“Tania. My name is Kerri. I was one of the nurses who took care of you 3 years ago. You’ll probably think this is so strange but I’ve always wondered how you were doing. I just had to come see you.”
I was caught off guard. I was prepared for the anxiousness of the test or the real possibility of freezing to death in the waiting room. I was even as prepared as one can be for the sensation of peeing on myself. But I wasn’t prepared for this.
She really was so happy to see me.
I walked up to her and hugged her and thanked her for taking care of me.
“I wasn’t one of your regular nurses. I was Dr. Sundaresan’s nurse. He was your gastroentonogists at the time. Before your procedure, you and I talked for a few minutes before the sedative took effect and you left an impression on me.”
And then she said the words that, for some unexplainable reason, almost hurt to hear, “You were so sick. You’re such a fighter.”
As she spoke, my eyes welled up with tears. If only she knew how so very weak I was that entire time. As the staff worked so hard to make me better, there were moments when I prayed for death.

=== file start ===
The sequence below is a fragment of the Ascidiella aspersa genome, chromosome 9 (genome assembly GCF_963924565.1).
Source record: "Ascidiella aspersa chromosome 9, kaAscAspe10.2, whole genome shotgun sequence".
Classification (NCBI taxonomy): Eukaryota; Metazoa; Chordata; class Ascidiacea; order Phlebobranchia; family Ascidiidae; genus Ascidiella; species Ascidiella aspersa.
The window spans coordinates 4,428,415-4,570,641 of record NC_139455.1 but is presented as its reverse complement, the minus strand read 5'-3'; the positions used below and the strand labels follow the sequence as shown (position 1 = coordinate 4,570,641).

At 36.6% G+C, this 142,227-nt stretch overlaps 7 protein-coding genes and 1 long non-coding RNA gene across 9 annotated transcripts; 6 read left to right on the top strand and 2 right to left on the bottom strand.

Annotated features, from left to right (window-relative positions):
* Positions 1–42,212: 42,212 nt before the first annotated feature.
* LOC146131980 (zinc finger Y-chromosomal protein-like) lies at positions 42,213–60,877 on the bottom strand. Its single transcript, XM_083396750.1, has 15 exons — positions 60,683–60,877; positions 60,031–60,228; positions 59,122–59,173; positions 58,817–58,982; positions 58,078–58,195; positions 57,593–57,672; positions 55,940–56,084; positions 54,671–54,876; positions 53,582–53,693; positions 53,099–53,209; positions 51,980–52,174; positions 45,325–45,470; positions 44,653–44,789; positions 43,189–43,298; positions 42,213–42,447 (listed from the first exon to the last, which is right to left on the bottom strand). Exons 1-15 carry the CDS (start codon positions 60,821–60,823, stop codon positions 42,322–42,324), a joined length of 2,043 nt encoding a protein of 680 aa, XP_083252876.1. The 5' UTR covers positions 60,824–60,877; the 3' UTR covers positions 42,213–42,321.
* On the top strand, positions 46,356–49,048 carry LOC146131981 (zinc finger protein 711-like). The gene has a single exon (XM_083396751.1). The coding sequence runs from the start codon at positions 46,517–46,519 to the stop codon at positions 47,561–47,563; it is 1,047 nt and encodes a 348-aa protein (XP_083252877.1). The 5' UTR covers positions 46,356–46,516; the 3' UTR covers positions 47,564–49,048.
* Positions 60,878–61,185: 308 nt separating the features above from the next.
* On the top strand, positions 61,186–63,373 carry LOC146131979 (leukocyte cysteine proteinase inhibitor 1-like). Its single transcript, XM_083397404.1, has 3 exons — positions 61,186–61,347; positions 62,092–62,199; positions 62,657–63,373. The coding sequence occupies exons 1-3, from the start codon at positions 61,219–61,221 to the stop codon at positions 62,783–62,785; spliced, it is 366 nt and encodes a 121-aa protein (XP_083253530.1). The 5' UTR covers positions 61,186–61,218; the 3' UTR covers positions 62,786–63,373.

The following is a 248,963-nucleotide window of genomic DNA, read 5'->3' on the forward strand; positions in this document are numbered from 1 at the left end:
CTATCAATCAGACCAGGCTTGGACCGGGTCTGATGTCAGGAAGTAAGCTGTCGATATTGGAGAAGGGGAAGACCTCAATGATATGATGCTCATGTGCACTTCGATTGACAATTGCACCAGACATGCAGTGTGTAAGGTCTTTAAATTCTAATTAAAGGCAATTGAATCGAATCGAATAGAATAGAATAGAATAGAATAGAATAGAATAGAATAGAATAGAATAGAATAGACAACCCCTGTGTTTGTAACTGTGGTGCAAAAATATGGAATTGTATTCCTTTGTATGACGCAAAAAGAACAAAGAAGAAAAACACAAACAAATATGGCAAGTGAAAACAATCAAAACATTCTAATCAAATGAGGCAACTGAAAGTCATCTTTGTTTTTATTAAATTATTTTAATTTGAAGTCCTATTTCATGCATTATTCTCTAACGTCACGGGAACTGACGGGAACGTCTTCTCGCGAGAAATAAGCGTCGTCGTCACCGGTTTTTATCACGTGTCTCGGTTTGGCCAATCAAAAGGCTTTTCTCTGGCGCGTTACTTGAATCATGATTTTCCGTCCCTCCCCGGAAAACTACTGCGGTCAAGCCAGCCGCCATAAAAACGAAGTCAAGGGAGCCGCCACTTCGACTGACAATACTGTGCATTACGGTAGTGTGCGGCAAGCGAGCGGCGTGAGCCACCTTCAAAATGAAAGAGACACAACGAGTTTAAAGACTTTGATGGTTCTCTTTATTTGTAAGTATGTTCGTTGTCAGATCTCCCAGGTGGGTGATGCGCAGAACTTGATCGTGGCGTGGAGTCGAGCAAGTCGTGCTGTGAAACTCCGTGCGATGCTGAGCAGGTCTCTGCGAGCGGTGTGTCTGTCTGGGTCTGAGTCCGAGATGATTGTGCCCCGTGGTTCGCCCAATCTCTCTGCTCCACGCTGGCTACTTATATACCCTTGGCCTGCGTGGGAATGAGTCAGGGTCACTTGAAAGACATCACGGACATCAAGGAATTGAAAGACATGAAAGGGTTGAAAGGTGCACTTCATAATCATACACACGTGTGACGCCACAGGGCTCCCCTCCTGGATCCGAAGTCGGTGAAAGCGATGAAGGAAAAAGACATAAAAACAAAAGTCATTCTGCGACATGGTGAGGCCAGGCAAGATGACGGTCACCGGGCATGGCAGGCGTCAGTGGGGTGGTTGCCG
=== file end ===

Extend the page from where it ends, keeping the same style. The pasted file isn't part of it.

I hugged her again and promised to keep in touch with her. She left me her email address. She squeezed my hand and left and I climbed up onto the bed of the ct-scan. As the bed slowly edged its way into the opening of the scan machine, I hardly noticed the IV contrast sensation or the whirling sounds of the machine itself.
I closed my eyes and forced myself to remember the details of that day.
Just that one day.
The day nurse Kerri came to say she’d come back after the surgery to check up on me. The day the anesthesiologist rubbed my back after administering the epideral and told me he’d been praying for me all night. The day Dr. Maker bear-hugged me and whispered in my ear that he hadn’t lost a patient on the table in 14 years and didn’t plan on doing so that day. The day I wondered if I’d see my kids grow up. The day I wondered if my parents could handle anything other than me being fine. The day I wondered where he was. The day I wondered where HE was. The day I wondered if I’d ever really be ok again.
Oh what a day.
That was 3 very long, short years ago.
I don’t pretend to know why all of that had to happen. In the midst of my most troubling times, I hash it out with God. Which, inevitably, leads to that kinda peace that surpasses all understanding and the 5 simple words that put it all into perspective for me, “it is what it is.”
And what it is today, is fine.
How can it not be? It’s my 3rd annual cancer-free Cancerversary.